Reasons to Punish Autonomous Robots
Zac Cogley considers the design of robots that would be responsive to human criticism and blame.
Deploying autonomous robots in military contexts strikes many people as terrifying and morally odious. What lies behind those reactions? One thought is that if a sophisticated artificial intelligence were causally responsible for some harm, there will be no one to punish for the harm because no one—not programmers, not commanders, and not machines—would be morally responsible. Call this the no appropriate subject of punishment objection to deploying autonomous robots for military purposes. The objection has been discussed by several authors (Matthias 2004; Lucas 2013; Danaher 2016), but is most fully developed in Robert Sparrow’s paper “Killer Robots” (2007) .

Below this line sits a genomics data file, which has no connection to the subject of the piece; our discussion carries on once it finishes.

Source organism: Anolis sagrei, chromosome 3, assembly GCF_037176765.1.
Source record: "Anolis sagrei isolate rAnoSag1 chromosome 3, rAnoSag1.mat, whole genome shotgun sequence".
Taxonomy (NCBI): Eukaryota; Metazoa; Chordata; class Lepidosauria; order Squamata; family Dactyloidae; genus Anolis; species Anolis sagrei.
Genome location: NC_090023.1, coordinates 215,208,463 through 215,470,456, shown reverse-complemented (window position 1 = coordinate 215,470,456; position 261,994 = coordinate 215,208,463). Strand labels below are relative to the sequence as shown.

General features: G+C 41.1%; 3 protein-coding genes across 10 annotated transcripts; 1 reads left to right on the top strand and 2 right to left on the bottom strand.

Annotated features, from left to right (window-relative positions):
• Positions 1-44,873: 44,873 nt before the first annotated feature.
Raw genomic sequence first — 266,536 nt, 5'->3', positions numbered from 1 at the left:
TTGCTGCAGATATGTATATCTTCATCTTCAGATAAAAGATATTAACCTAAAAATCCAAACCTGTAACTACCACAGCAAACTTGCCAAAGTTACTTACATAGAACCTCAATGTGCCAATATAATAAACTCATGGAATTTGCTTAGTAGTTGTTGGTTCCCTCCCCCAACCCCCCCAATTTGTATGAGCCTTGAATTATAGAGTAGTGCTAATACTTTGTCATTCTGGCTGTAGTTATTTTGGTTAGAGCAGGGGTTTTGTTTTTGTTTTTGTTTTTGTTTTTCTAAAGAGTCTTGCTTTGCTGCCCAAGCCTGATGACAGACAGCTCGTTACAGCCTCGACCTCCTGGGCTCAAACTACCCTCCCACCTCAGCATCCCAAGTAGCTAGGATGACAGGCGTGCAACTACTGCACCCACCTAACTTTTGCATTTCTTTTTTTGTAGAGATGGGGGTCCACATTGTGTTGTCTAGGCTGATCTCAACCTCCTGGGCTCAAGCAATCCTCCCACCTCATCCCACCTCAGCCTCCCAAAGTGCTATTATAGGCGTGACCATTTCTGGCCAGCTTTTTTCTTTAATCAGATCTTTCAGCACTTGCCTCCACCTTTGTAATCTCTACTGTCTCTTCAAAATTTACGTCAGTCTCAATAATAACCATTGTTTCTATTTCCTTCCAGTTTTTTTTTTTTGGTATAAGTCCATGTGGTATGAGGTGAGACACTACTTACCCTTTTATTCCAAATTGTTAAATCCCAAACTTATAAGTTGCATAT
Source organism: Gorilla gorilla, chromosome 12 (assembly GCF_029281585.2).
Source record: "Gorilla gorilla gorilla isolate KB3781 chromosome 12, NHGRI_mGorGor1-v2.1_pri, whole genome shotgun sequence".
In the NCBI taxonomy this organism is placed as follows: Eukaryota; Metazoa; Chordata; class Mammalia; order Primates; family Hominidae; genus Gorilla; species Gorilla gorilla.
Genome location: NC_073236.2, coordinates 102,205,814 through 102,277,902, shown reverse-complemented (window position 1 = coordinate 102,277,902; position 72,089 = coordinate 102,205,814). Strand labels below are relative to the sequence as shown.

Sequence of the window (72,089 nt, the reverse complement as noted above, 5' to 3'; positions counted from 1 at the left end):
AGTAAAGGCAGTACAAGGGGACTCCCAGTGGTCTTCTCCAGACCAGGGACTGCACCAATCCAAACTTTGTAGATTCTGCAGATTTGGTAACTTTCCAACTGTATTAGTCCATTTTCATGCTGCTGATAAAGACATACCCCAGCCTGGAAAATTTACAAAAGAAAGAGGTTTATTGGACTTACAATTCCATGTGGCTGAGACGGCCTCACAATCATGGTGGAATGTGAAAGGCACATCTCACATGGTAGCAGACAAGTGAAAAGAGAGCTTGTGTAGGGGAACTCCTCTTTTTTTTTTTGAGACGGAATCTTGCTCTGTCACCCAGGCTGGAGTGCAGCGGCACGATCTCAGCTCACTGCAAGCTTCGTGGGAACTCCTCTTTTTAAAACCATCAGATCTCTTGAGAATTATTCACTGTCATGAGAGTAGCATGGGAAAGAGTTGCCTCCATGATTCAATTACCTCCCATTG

The Gradient is a reader-supported publication. To receive new posts and support our work, consider becoming a free or paid subscriber.